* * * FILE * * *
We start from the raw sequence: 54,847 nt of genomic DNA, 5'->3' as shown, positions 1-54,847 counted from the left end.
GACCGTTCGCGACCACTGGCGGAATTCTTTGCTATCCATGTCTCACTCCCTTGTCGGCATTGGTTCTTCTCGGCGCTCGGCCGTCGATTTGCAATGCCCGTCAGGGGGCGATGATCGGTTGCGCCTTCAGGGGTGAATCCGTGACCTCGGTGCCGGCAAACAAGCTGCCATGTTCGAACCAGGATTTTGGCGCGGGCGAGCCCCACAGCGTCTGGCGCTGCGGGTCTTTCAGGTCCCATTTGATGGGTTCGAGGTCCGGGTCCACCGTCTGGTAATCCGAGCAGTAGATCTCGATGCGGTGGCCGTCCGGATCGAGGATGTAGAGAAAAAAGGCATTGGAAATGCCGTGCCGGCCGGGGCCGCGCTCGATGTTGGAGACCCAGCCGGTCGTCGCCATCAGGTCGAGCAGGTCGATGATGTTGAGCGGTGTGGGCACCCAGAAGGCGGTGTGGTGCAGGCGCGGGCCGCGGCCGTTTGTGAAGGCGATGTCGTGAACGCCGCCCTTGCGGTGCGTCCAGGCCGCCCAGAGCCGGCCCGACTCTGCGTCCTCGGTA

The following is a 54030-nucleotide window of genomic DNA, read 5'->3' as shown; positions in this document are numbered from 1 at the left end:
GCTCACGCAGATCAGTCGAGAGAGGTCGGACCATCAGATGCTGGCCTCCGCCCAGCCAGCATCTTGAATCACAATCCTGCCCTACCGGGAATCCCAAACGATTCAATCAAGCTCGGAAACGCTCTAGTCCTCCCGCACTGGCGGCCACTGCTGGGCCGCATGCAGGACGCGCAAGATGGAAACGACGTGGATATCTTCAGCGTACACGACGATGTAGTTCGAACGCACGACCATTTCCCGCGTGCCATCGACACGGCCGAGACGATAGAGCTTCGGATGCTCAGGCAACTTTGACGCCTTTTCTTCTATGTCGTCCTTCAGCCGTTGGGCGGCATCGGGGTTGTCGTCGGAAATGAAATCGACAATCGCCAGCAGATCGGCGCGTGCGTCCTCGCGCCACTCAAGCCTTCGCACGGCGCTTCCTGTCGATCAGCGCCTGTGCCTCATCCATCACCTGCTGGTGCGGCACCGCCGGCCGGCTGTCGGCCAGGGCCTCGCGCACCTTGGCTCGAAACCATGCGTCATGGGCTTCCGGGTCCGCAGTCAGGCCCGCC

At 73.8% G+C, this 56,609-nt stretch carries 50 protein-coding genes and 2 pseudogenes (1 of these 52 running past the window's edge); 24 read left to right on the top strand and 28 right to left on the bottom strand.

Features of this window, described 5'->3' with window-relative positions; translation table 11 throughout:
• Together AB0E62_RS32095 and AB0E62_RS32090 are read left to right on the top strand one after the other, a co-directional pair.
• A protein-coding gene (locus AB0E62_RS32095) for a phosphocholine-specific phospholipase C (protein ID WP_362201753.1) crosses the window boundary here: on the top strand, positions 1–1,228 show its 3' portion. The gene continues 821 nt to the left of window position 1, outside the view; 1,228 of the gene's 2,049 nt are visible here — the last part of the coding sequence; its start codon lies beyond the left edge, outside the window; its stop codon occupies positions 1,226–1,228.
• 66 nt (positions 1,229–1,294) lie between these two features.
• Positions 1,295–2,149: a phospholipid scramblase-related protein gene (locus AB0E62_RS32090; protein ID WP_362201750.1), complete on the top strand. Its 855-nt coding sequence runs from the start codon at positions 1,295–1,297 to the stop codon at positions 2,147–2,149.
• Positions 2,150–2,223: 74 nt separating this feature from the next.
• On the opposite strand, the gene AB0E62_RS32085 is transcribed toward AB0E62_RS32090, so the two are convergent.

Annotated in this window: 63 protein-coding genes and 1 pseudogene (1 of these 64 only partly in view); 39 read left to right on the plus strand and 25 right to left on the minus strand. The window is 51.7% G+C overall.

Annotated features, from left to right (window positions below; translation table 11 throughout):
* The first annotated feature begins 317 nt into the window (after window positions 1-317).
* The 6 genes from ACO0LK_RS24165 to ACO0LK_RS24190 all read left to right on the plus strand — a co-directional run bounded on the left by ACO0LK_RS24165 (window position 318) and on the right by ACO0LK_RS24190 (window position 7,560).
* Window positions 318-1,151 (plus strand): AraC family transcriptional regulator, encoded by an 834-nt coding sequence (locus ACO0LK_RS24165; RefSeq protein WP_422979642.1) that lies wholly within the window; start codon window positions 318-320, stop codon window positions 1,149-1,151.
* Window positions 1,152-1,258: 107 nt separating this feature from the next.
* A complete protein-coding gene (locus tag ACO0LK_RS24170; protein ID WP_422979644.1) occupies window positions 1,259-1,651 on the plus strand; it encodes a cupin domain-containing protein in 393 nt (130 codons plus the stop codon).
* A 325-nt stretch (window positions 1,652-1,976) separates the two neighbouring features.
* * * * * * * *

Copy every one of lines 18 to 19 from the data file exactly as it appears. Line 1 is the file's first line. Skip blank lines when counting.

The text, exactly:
* Window positions 1,152-1,258: 107 nt separating this feature from the next.
* A complete protein-coding gene (locus tag ACO0LK_RS24170; protein ID WP_422979644.1) occupies window positions 1,259-1,651 on the plus strand; it encodes a cupin domain-containing protein in 393 nt (130 codons plus the stop codon).